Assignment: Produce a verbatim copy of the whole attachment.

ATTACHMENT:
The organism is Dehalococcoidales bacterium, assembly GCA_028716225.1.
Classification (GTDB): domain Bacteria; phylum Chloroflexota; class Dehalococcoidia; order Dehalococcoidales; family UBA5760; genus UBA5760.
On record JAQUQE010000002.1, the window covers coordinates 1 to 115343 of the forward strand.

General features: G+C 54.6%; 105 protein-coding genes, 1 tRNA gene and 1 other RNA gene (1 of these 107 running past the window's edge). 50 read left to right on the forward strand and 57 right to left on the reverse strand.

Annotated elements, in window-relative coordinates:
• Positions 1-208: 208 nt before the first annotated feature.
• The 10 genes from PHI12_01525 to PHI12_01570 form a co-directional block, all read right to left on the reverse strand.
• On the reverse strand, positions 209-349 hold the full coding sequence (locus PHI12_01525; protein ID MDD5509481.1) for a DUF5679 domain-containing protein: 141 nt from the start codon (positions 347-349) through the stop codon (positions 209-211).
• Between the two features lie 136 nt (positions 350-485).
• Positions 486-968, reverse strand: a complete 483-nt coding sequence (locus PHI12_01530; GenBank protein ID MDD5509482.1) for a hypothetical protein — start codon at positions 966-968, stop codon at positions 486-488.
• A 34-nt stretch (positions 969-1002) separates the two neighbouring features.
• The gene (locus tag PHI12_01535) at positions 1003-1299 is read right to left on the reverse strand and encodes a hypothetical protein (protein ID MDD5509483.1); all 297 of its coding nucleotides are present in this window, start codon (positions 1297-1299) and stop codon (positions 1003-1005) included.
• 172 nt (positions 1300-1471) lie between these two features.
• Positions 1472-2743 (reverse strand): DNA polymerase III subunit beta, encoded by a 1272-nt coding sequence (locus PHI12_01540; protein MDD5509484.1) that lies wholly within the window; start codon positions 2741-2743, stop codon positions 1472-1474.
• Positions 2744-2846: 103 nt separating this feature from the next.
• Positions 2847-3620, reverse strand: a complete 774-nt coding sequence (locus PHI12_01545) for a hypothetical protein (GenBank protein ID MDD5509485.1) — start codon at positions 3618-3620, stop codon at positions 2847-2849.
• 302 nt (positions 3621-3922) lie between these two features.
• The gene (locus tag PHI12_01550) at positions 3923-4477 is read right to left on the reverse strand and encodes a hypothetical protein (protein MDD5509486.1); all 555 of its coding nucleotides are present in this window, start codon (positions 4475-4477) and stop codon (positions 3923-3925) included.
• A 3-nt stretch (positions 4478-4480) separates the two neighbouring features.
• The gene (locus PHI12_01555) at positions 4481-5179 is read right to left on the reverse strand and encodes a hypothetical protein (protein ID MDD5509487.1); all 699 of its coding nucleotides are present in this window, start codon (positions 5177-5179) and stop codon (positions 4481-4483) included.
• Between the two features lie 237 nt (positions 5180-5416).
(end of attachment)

The organism is Dehalococcoidales bacterium, assembly GCA_028716225.1.
Classification (GTDB): domain Bacteria; phylum Chloroflexota; class Dehalococcoidia; order Dehalococcoidales; family UBA5760; genus UBA5760.
On record JAQUQE010000002.1, the window covers coordinates 1 to 115343 of the forward strand.

General features: G+C 54.6%; 105 protein-coding genes, 1 tRNA gene and 1 other RNA gene (1 of these 107 running past the window's edge). 50 read left to right on the forward strand and 57 right to left on the reverse strand.

Annotated elements, in window-relative coordinates:
• Positions 1-208: 208 nt before the first annotated feature.
• The 10 genes from PHI12_01525 to PHI12_01570 form a co-directional block, all read right to left on the reverse strand.
• On the reverse strand, positions 209-349 hold the full coding sequence (locus PHI12_01525; protein ID MDD5509481.1) for a DUF5679 domain-containing protein: 141 nt from the start codon (positions 347-349) through the stop codon (positions 209-211).
• Between the two features lie 136 nt (positions 350-485).
• Positions 486-968, reverse strand: a complete 483-nt coding sequence (locus PHI12_01530; GenBank protein ID MDD5509482.1) for a hypothetical protein — start codon at positions 966-968, stop codon at positions 486-488.
• A 34-nt stretch (positions 969-1002) separates the two neighbouring features.
• The gene (locus tag PHI12_01535) at positions 1003-1299 is read right to left on the reverse strand and encodes a hypothetical protein (protein ID MDD5509483.1); all 297 of its coding nucleotides are present in this window, start codon (positions 1297-1299) and stop codon (positions 1003-1005) included.
• 172 nt (positions 1300-1471) lie between these two features.
• Positions 1472-2743 (reverse strand): DNA polymerase III subunit beta, encoded by a 1272-nt coding sequence (locus PHI12_01540; protein MDD5509484.1) that lies wholly within the window; start codon positions 2741-2743, stop codon positions 1472-1474.
• Positions 2744-2846: 103 nt separating this feature from the next.
• Positions 2847-3620, reverse strand: a complete 774-nt coding sequence (locus PHI12_01545) for a hypothetical protein (GenBank protein ID MDD5509485.1) — start codon at positions 3618-3620, stop codon at positions 2847-2849.
• 302 nt (positions 3621-3922) lie between these two features.
• The gene (locus tag PHI12_01550) at positions 3923-4477 is read right to left on the reverse strand and encodes a hypothetical protein (protein MDD5509486.1); all 555 of its coding nucleotides are present in this window, start codon (positions 4475-4477) and stop codon (positions 3923-3925) included.
• A 3-nt stretch (positions 4478-4480) separates the two neighbouring features.
• The gene (locus PHI12_01555) at positions 4481-5179 is read right to left on the reverse strand and encodes a hypothetical protein (protein ID MDD5509487.1); all 699 of its coding nucleotides are present in this window, start codon (positions 5177-5179) and stop codon (positions 4481-4483) included.
• Between the two features lie 237 nt (positions 5180-5416).